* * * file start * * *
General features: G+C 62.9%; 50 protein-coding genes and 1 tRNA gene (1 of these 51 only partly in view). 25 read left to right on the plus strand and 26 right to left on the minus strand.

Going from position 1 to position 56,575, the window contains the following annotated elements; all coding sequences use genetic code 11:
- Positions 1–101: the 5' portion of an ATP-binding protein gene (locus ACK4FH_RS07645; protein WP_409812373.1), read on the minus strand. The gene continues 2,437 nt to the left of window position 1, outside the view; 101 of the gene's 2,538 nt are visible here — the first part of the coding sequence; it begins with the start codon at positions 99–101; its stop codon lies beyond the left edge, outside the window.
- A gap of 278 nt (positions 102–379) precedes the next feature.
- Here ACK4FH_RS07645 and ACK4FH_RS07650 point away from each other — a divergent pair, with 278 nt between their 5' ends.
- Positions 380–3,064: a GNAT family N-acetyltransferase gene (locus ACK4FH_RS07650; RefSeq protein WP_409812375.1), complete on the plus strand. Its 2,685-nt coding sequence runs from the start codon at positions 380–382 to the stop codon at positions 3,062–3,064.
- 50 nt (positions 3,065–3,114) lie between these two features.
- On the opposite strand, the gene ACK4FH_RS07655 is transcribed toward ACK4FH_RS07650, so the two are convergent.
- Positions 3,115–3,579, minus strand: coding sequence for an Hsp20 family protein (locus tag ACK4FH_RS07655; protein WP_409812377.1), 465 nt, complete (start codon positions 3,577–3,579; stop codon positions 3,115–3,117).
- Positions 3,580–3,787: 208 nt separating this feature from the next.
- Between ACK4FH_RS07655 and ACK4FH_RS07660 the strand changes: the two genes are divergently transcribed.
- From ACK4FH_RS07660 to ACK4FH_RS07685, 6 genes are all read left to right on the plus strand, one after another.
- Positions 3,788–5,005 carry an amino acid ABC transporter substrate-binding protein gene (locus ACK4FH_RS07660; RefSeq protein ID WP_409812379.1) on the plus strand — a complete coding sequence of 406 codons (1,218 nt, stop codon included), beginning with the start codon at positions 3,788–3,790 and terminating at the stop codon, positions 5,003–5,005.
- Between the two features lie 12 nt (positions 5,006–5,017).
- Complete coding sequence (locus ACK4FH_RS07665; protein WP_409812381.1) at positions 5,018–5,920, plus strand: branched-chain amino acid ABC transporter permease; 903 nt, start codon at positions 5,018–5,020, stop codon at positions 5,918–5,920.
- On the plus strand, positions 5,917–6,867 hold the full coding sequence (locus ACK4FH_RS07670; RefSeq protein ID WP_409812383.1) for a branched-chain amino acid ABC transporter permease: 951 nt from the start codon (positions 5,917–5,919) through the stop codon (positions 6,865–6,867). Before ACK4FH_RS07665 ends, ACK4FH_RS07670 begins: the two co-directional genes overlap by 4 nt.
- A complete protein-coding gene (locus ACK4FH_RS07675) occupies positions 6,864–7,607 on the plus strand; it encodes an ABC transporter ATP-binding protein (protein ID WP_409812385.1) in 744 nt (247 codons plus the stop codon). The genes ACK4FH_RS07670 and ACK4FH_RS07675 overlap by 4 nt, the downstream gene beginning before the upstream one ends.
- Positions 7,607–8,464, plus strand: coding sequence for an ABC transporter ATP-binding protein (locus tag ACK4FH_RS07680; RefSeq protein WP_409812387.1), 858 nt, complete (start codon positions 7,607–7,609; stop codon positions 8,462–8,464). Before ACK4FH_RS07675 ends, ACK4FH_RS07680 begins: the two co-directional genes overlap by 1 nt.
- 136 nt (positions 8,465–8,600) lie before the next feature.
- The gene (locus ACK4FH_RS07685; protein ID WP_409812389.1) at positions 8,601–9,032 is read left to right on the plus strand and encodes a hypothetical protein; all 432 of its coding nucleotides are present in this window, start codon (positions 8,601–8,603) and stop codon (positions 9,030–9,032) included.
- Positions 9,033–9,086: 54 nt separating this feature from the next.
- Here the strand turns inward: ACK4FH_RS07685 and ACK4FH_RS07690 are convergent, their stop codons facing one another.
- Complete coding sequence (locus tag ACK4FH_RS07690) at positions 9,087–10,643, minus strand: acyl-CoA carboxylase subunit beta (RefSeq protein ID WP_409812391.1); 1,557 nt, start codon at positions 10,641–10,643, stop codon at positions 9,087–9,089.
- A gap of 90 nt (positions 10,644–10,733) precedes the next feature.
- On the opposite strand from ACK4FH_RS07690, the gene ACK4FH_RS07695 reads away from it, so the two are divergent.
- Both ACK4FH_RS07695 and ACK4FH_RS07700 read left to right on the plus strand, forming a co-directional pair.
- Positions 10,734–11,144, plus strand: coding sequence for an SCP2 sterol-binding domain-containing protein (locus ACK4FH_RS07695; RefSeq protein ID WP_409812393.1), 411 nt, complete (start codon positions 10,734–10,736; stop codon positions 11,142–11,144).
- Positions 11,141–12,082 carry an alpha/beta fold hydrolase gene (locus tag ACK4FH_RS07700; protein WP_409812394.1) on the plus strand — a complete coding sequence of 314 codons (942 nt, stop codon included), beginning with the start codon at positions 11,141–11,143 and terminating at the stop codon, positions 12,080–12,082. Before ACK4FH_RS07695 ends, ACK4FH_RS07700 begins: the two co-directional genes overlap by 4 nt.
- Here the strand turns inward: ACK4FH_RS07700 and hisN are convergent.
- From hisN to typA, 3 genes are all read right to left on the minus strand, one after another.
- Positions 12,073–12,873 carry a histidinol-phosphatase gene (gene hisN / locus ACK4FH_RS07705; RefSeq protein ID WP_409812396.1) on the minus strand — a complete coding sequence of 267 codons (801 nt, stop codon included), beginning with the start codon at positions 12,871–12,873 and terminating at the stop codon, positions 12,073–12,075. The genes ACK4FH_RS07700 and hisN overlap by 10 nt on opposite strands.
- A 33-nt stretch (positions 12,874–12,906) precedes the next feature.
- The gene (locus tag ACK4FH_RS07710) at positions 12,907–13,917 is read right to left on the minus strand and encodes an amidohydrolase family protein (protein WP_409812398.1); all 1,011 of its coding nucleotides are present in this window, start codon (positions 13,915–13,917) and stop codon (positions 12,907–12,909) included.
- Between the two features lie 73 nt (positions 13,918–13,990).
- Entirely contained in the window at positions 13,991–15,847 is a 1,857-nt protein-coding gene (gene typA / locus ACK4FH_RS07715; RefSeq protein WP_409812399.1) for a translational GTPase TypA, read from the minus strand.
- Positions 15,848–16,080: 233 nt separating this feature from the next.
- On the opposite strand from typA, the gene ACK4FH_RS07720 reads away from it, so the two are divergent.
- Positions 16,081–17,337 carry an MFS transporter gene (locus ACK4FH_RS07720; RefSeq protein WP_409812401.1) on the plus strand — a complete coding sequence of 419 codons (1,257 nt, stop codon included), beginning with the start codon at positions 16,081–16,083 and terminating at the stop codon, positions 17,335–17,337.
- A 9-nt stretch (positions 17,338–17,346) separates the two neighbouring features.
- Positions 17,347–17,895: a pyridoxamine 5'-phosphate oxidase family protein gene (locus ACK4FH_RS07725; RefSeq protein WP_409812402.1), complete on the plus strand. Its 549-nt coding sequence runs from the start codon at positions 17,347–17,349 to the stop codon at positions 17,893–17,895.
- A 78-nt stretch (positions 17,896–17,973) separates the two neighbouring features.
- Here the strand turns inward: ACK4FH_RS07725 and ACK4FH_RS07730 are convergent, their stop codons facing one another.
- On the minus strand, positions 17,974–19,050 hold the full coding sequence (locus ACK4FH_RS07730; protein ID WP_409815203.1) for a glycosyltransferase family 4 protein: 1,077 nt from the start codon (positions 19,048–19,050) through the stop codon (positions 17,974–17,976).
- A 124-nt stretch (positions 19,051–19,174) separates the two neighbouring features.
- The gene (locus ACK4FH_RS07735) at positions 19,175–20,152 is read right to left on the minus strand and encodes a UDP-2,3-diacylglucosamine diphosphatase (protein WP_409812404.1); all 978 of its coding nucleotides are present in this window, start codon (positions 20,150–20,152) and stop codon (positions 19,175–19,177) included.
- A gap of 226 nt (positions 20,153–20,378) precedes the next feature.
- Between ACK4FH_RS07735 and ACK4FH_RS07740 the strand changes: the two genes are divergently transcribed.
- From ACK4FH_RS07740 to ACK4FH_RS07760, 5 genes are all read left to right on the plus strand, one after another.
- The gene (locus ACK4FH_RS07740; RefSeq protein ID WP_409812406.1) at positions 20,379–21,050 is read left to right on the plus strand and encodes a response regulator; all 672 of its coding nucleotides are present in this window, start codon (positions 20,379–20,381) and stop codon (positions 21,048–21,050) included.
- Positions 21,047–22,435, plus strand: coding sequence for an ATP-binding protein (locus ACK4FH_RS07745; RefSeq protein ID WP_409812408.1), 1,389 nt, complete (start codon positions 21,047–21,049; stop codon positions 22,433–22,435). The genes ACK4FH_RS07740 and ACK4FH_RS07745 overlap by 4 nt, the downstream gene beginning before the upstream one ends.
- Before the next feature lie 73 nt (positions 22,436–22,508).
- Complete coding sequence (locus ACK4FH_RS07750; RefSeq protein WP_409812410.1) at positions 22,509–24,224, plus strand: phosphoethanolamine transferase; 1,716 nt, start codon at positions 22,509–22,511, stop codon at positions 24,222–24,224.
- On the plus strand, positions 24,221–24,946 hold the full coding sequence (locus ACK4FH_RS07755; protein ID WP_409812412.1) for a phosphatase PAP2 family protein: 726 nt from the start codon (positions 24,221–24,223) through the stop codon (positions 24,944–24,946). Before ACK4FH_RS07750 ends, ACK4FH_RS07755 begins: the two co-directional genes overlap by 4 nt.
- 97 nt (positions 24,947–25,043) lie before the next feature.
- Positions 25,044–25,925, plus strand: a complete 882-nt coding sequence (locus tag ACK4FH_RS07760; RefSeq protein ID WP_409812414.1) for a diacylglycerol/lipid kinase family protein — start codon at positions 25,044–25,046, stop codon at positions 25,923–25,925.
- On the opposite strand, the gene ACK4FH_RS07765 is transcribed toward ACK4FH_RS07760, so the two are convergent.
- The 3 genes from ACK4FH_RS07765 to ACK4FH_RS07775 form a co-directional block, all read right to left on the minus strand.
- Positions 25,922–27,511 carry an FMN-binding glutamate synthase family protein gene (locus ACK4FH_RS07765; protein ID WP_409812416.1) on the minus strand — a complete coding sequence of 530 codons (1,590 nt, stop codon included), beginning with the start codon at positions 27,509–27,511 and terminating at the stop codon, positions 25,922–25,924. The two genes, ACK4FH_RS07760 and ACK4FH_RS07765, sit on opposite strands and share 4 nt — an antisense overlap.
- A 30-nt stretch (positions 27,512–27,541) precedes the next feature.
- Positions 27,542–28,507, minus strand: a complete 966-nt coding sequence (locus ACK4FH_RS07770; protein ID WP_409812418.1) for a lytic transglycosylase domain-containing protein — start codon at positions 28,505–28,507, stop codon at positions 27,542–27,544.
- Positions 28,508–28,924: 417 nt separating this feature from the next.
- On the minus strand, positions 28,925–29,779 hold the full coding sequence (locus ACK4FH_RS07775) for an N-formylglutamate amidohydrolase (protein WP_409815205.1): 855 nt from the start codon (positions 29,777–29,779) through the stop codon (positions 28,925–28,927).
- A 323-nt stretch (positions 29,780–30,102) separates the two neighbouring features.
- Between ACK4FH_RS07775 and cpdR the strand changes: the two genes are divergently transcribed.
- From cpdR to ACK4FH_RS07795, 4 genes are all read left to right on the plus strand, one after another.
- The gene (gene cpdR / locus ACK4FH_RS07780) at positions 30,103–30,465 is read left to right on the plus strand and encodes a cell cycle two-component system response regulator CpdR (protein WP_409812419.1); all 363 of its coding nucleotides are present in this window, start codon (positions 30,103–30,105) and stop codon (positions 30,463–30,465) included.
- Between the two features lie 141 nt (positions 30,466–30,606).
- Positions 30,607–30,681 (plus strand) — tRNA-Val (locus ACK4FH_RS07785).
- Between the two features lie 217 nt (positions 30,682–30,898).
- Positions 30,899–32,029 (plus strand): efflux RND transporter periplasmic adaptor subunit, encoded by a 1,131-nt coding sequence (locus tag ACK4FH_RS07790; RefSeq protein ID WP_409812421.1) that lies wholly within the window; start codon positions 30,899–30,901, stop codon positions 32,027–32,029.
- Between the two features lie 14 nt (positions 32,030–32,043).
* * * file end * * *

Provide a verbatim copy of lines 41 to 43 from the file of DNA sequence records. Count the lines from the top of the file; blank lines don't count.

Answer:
- A 78-nt stretch (positions 17,896–17,973) separates the two neighbouring features.
- Here the strand turns inward: ACK4FH_RS07725 and ACK4FH_RS07730 are convergent, their stop codons facing one another.
- On the minus strand, positions 17,974–19,050 hold the full coding sequence (locus ACK4FH_RS07730; protein ID WP_409815203.1) for a glycosyltransferase family 4 protein: 1,077 nt from the start codon (positions 19,048–19,050) through the stop codon (positions 17,974–17,976).